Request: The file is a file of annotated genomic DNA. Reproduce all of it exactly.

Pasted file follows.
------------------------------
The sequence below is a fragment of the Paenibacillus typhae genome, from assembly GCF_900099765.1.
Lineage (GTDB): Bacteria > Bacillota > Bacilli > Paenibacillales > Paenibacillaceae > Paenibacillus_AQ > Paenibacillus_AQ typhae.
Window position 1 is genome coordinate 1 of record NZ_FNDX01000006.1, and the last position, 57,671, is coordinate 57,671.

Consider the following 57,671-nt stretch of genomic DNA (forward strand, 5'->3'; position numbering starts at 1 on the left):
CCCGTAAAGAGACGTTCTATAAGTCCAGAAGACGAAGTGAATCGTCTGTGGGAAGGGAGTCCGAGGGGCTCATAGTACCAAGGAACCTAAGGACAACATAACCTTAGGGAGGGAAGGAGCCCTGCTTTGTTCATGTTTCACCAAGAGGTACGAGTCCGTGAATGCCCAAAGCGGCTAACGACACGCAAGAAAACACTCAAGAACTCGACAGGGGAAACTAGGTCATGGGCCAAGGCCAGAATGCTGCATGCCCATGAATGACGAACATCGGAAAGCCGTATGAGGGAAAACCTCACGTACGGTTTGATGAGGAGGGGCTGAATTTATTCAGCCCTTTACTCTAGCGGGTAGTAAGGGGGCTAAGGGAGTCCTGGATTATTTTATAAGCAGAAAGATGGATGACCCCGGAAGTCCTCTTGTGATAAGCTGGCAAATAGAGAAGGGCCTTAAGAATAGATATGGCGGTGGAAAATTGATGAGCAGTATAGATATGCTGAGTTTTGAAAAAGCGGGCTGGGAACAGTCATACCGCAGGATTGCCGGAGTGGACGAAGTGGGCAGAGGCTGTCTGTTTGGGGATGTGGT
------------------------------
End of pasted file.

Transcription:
The sequence below is a fragment of the Paenibacillus typhae genome, from assembly GCF_900099765.1.
Lineage (GTDB): Bacteria > Bacillota > Bacilli > Paenibacillales > Paenibacillaceae > Paenibacillus_AQ > Paenibacillus_AQ typhae.
Window position 1 is genome coordinate 1 of record NZ_FNDX01000006.1, and the last position, 57,671, is coordinate 57,671.

Consider the following 57,671-nt stretch of genomic DNA (forward strand, 5'->3'; position numbering starts at 1 on the left):
CCCGTAAAGAGACGTTCTATAAGTCCAGAAGACGAAGTGAATCGTCTGTGGGAAGGGAGTCCGAGGGGCTCATAGTACCAAGGAACCTAAGGACAACATAACCTTAGGGAGGGAAGGAGCCCTGCTTTGTTCATGTTTCACCAAGAGGTACGAGTCCGTGAATGCCCAAAGCGGCTAACGACACGCAAGAAAACACTCAAGAACTCGACAGGGGAAACTAGGTCATGGGCCAAGGCCAGAATGCTGCATGCCCATGAATGACGAACATCGGAAAGCCGTATGAGGGAAAACCTCACGTACGGTTTGATGAGGAGGGGCTGAATTTATTCAGCCCTTTACTCTAGCGGGTAGTAAGGGGGCTAAGGGAGTCCTGGATTATTTTATAAGCAGAAAGATGGATGACCCCGGAAGTCCTCTTGTGATAAGCTGGCAAATAGAGAAGGGCCTTAAGAATAGATATGGCGGTGGAAAATTGATGAGCAGTATAGATATGCTGAGTTTTGAAAAAGCGGGCTGGGAACAGTCATACCGCAGGATTGCCGGAGTGGACGAAGTGGGCAGAGGCTGTCTGTTTGGGGATGTGGT